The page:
The Cotswolds with the Baytons

YOUR GUIDE: Grant and Phil Bayton

DISTANCE: 27 miles (43km)

MAIN CLIMB: Out of Withington

TOTAL CLIMB: 259 metres

ACHTUNG! Little dogs

Father and son, it can be a prickly relationship, but you only have to spend 10 minutes in the Baytons’ company to realise that cycling is their bond. Sure there’s rivalry, they both relish giving each other a hard time, but a well of mutual admiration and respect exists between them.

Grant has had a good cycling career. He’s been in an Italian pro team, he’s been an elite rider for a long time. He is still an elite rider. Even with a demanding job and a young family Grant races at a high level and he had a good win on the Sunday before we met. But Grant would be the first to admit that his father is a cycling legend.

Phil Bayton was one of a group of pros that raced in this country when, for a number of reasons, the profile of road racing was high and there was enough interest to support a band of fairly well paid pro riders.

“We were lucky back then. There were some very good riders, we had the city centre races on TV, and we had some strong characters. We had good crowds at road races, but the crowds at the city centre races were huge,” says Phil.

It’s not easy to follow your father into a sport, especially when he was very good at it, but Phil admires Grant for doing it. “And,” Phil says, “Grant sells himself short when he talks about his own racing. He is a lot better rider than he makes out.”

Second city

The ride starts in Cirencester, a fine old market town in the Cotswolds that was christened Corinium by the Romans, who made it their second biggest city in Britain. “The best bit of the ride is from here,” says Grant. “Our team train regularly on a 60-mile circuit that starts in Swindon and uses these roads.”

The route takes you north out of Cirencester on a Roman road known as the White Way. It’s dead straight, but it also climbs steadily for about six miles over open countryside, before tipping down a series of twists and turns through some beautiful woodland to the village of Withington.

This village sits in a part of the countryside that is designated as an area of outstanding natural beauty, but it also sits on the sites of many Roman villas, homes to the rich and famous among our ancient invaders. Withington was the location for a BBC Time Team programme in January 2006.

A stiff climb takes the Baytons out of the village, and they are clearly enjoying the good weather and the opportunity for a relaxed day in the saddle together. “It’s not normally like this,” says Phil. “I train all winter for our ride on the second Sunday in January, so I can give Grant a good kicking and get him back for all the ones he gives me through the year.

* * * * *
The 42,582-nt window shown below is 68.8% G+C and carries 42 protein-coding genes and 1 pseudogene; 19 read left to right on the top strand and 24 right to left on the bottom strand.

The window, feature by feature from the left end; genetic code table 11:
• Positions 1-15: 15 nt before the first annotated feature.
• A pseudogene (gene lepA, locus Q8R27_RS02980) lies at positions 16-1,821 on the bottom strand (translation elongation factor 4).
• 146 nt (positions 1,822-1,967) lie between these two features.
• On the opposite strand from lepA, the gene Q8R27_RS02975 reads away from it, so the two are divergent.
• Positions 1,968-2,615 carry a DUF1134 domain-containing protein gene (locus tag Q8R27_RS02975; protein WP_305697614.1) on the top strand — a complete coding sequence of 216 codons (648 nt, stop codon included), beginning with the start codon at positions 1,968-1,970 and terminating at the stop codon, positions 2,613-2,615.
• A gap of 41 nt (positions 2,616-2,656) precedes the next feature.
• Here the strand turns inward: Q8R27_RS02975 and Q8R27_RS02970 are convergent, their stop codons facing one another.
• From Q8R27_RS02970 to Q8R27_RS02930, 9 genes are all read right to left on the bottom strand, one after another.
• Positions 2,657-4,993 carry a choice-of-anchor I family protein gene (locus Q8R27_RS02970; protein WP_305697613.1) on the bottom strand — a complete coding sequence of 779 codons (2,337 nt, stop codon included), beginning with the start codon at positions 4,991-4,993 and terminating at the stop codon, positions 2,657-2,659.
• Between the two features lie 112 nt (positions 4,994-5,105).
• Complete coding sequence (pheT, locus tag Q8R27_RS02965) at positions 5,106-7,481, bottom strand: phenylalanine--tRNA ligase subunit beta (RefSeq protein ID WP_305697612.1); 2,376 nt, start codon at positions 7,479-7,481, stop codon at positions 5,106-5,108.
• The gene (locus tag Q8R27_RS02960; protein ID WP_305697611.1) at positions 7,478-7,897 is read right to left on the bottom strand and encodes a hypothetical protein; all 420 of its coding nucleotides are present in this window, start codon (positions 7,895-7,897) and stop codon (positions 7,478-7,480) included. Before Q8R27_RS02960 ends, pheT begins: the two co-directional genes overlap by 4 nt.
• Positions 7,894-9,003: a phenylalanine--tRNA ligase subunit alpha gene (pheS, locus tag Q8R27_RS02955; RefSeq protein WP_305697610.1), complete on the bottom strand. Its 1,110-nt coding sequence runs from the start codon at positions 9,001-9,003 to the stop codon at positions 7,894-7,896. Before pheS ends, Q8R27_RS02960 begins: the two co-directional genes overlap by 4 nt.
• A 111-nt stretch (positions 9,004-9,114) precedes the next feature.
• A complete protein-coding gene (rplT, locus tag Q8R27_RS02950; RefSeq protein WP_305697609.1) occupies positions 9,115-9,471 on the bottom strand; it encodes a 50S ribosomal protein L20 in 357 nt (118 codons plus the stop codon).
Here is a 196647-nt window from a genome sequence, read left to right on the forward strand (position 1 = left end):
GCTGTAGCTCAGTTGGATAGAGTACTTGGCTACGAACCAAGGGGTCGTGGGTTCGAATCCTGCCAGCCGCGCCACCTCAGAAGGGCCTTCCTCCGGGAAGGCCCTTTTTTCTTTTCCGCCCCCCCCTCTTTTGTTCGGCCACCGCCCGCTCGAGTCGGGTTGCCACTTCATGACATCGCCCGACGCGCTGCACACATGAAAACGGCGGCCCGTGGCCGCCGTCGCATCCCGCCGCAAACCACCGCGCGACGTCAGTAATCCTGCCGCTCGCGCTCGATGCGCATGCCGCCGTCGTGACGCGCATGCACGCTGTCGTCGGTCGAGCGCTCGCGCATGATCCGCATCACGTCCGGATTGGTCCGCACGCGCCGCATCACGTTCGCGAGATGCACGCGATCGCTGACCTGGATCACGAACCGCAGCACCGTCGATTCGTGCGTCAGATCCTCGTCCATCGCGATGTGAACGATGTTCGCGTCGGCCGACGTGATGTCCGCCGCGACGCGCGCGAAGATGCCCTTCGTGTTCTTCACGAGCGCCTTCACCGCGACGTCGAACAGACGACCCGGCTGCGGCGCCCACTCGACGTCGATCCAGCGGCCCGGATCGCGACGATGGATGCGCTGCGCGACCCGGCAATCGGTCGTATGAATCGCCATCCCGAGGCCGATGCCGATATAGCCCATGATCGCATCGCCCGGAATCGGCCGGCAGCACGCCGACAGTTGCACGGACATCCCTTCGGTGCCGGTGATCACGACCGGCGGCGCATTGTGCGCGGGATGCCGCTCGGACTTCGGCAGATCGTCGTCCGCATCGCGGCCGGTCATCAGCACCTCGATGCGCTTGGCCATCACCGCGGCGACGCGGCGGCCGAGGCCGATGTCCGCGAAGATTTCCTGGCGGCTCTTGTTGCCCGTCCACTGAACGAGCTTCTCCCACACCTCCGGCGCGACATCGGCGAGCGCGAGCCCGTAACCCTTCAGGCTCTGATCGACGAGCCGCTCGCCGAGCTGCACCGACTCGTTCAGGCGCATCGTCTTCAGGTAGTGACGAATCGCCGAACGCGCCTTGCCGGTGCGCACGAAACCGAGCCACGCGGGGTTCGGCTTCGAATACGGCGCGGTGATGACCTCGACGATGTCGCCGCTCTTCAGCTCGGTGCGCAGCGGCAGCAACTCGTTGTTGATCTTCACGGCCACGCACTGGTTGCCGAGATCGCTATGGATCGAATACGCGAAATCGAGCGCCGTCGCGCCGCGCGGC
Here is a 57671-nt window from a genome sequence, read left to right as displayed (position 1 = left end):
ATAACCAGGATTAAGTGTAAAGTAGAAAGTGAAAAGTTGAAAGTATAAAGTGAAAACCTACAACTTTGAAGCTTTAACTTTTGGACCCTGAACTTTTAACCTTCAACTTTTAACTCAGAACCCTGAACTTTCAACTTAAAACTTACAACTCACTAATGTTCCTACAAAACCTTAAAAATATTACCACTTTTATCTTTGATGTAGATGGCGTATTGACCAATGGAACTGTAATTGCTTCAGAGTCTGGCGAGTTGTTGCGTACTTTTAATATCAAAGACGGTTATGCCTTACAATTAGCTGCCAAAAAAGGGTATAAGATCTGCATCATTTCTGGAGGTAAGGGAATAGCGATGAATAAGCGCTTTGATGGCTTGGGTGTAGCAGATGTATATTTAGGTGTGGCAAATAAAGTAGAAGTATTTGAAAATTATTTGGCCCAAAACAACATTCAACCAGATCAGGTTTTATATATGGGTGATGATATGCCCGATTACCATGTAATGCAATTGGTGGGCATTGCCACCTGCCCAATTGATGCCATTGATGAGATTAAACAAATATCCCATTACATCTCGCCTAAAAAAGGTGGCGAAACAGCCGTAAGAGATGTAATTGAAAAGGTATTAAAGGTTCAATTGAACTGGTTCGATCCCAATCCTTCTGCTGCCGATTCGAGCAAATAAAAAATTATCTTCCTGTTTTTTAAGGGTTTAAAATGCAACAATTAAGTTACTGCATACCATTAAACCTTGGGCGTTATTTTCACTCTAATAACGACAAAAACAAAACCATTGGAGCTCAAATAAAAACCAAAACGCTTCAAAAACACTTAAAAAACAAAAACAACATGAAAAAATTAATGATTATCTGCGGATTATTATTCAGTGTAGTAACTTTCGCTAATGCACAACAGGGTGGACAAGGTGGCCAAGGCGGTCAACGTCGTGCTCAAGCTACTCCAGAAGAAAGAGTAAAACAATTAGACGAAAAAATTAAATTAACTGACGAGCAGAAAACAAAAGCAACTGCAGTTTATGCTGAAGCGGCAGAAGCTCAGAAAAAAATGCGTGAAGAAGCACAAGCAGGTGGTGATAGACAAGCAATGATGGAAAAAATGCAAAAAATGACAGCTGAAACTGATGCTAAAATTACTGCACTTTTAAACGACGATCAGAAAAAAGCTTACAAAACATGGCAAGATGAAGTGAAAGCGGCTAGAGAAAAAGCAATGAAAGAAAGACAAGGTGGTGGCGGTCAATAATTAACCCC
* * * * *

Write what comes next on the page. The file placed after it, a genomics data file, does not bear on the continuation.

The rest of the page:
Start the season in style

“We always meet up for an 85-mile ride on the second Sunday of January. It’s only the start of serious training for Grant, but I make sure I’m flying for it. One time he was so shattered that he stopped at a garage, just one mile from where I live, and wouldn’t move until I bought him a king-size Mars bar. Mind you, for the rest of the year I’m hanging on and he’s had to push me home before now,” Phil says.

The team they both ride for is sponsored by a number of Wiltshire-based businesses, including the local radio station, and was put together after the Baytons and a few of their cycling friends decided that they may as well race together.

“It was Dan Smith who put the sponsorship package together. It was just talk, then the next thing he’s got sponsors and organised the whole lot,” says Grant.

“I really enjoy racing with them. I haven’t got any specific racing ambitions now, I’ve done everything I wanted to on a bike, but I really enjoy riding a decent road race with the team and helping where I can. Also, when they ride something bigger, I try and take my bike out and watch,” says Phil.

Devil dog

The Baytons ride side by side, chatting away as they follow the valley of the river Coln, the wealth of the Cotswolds glimpsed in views of some spectacular houses nestling in the tree-lined valley. But the idyll is shattered near Yanworth, when the world’s angriest dog runs out of a blinged-up farmhouse on a bite-a-Bayton mission. Small in size but big in attitude, the little beast’s only saving grace was that although its legs are fast, they don’t eat up much ground per stride.

Over the Foss Way, another Roman route that they made to link Exeter with Lincoln, and the two riders pass through a series of Cotswold stone villages, ending up at Bibury, which, with the babbling Coln running right through its middle, is very pretty.

From Bibury the route switches east on a lightly trafficked B-road through Barnsley and back to Cirencester, where there are a number of cafes that welcome cyclists. The parking attendants aren’t too friendly though. I was five minutes over and got a ticket. I bet the warden had something to do with training that dog.


* Aged 56, lives in Stourbridge with wife Lillian and daughter Kelly

* Works as a warehouse manager for Helix stationery

* Earned the name ‘Staffordshire Engine’ in his pro days for the way he could pull a group into a commanding lead


* Aged 33, lives in Swindon with wife Suzanne, son Elliot and daughter Olivia

* Works in the planning department of WHSmith

* When he was a pro in Italy, his team was sponsored by the Vatican


From Cirencester take the unclassified White Way north over the A417 and out of town, follow signs to Withington. In Withington turn right (TR) on unclassified to Yanworth. TR in village and turn left (TL) on A429 and immediate TR at Fossbridge on unclassified through Coln Rogers, Winson and Ablington to Bibury. TR on B4425 back to Cirencester.